Diarrhoea Morbidity Differentials among Children in Pakistan

G. M. Arif, Sabiha Ibrahim

Abstract


The present study used the 1995-96 Pakistan Integrated
Household Survey data to determine the socio-economic, demographic, and
environmental covariates of both prevalence and duration of diarrhoea
among children under five in Pakistan. Seven logit models were estimated
to determine factors influencing the probability of occurrence of
diarrhoea. Seven Proportional Hazards Models were used to examine
factors determining the duration of diarrhoea. Results revealed that
around 20 percent of children under five suffered from diarrhoea in the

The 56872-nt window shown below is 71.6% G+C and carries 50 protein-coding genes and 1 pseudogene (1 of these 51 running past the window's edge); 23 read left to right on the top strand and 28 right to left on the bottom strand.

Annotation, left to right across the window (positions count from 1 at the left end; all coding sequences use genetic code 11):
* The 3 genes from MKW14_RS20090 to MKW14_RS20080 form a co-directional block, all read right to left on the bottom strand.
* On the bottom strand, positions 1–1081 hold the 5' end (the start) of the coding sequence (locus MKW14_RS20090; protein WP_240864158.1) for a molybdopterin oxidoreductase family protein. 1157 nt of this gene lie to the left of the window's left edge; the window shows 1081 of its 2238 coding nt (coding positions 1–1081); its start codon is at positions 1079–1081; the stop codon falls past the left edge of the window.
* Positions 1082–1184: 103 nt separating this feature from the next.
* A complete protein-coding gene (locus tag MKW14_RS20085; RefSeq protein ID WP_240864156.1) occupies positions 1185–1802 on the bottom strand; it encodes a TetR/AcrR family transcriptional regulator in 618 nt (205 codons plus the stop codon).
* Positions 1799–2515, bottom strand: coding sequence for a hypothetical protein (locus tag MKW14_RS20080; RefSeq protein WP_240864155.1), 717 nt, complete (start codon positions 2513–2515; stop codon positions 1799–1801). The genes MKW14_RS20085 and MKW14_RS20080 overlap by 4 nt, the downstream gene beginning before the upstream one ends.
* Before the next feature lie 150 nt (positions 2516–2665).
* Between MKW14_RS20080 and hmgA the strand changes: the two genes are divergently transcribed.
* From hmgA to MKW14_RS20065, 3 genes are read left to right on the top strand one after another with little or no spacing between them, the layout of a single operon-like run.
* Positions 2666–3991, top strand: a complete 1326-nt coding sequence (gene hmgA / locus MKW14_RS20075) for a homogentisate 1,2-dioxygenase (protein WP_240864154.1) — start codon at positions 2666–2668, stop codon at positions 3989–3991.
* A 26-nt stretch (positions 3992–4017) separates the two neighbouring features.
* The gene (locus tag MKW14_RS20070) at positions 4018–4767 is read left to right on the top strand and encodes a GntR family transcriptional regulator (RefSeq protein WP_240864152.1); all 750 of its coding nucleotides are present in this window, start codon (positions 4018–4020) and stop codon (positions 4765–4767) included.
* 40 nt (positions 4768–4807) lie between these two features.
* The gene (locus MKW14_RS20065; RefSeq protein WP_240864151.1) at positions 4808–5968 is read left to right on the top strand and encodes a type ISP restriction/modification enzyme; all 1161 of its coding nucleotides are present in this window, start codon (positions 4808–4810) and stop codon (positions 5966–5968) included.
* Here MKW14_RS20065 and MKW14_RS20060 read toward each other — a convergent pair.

30 days prior to the survey. Child’s age was negatively associated with
diarrhoea morbidity. Children who had measles immunisation were less
likely than children without this immunisation to have diarrhoea. The
study also revealed that in controlling the occurrence of diarrhoea
among children, sanitation facilities seemed to be more important than
the supply of drinking-water. With respect to the duration of diarrhoea,
the hazard models showed that younger children, particularly under the
age of two, were relatively at a greater risk to suffer from longer
diarrhoea episode. The use of Nimkol (ORT) showed a significant and
positive effect on recovering quickly from the diarrhoea morbidity. The
findings of the study suggest that mothers should be given health
education so that they are familiar with the simply prepared treatment,
Nimkol, and have knowledge about personal hygiene, and specially of
preparing supplementary foods for children.

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DOI: https://doi.org/10.30541/v37i3pp.205-230

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